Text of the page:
The Lafayette Y pool will be closed April 1 (at noon) to May 14 for bubble takedown. The Longmont Y pool will be open 6:45-11am on April 1.

Tutus, Touchdowns & Teamwork: A Conversation About The Y Way to Play

Jul 24, 2018, 09:45 AM by Andra Coberly

The YMCA of Boulder Valley Sports Department is prepping for the fall sports season (really, the Cadillac of sports seasons), and many parents may notice a re-energized focus on the Y Way to Play.

“What’s the Y Way to Play?” you ask.

Well, it’s kind of a big deal around here. It’s our mantra, and it guides everything we do in our sports and ice programs.

Eliza Bryant is the sports director of the YMCA of Boulder ValleyTo help parents understand the Y Way to Play better, we sat down with Eliza Bryant, the YMCA of Boulder Valley’s Sports Senior Program Director, to talk with her about YMCA Youth Sports, the philosophy, parents, how she makes programs fun and tutus.

Yes, tutus.

How would you describe the Y Way to Play to a parent who is new to YMCA Sports?

Eliza Bryant: It’s a philosophy that informs how we approach youth sports. We don’t just look at how good a team is or how good a player gets over the course of the season. It’s really about developing our kids all around — not just as athletes, but as people. 

We stress fun and progressive competition in a way that is unique to the Y. All of our coaches are required to be familiar with the philosophy and to coach in a way that is representative of how we want their kids’ experience to be.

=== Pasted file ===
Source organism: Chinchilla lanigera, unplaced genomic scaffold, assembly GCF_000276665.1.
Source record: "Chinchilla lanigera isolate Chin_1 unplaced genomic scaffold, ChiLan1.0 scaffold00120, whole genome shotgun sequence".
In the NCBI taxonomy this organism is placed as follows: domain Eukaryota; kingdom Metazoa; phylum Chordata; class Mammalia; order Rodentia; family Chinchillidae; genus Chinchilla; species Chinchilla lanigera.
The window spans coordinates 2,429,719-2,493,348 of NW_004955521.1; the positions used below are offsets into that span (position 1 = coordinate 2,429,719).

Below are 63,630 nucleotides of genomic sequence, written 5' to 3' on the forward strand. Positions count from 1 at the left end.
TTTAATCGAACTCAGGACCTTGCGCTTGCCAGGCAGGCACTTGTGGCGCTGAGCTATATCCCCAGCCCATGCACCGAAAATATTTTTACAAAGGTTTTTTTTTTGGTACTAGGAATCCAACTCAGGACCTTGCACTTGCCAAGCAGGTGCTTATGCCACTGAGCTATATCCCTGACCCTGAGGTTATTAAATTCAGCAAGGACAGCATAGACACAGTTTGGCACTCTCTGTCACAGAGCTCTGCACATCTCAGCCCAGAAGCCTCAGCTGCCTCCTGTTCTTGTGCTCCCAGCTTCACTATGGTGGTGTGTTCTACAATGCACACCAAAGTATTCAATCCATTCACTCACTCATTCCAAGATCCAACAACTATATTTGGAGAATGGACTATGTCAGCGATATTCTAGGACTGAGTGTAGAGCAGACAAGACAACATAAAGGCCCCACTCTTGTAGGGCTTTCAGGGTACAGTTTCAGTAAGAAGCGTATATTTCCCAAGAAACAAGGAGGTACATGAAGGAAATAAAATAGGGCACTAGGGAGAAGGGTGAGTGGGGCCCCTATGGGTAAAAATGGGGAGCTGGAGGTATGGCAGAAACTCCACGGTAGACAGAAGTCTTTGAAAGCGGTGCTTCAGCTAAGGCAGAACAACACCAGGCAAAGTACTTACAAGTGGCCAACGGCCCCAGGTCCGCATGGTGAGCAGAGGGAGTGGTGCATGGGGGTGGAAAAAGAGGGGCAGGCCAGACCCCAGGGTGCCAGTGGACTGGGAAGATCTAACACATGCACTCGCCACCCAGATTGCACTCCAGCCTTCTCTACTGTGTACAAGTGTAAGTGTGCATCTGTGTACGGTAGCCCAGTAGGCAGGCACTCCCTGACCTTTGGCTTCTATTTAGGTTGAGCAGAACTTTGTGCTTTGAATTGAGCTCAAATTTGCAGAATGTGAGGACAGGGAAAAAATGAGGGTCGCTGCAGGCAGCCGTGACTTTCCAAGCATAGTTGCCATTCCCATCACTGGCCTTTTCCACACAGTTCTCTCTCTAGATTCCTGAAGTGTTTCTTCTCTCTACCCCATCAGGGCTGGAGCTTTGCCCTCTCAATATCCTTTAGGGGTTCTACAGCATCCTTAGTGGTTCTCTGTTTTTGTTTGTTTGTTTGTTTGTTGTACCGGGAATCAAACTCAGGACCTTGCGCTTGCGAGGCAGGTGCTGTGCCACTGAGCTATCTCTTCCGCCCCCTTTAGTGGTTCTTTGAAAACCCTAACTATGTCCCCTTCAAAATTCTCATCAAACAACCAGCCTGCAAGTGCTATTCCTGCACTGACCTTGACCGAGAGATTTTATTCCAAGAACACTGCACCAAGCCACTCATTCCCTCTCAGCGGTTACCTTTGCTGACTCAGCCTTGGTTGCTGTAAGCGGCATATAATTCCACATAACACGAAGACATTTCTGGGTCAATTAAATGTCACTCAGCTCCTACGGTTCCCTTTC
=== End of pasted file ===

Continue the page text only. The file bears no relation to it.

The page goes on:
Kids in a huddle during volleyball practice

One of the pillars of the Y Way to Play is progress competition. What does that look like for YMCA of Boulder Valley athletes and their parents?

EB: We serve kids from 3 years old to 8th grade. Our rules, expectations and format all grow with your kiddo. When they are just starting out, kids learn to follow rules and follow the coach. They learn hand-eye coordination with very little focus on competition. It’s not about winning or losing. It’s about being on a team and learning that sports are fun. 

Just like within YMCA Youth Basketball: As they move through the levels, rules are progressively more enforced by refs and officials, and when they get older, we do make it more competitive, so they are learning how to lose and how to be a good sport no matter how their team does.

And then when they get into 7th or 8th grade, we are preparing them for high school athletics and club sports.

Basically, you are meeting them where they are?

EB: Definitely. And I think it’s important for parents to understand that their kids don’t have to play competitive sports to be successful at the next level. I only played Y basketball, and then I went on to play on my high school team. From my own experience, it’s not always better to put them in a competitive environment.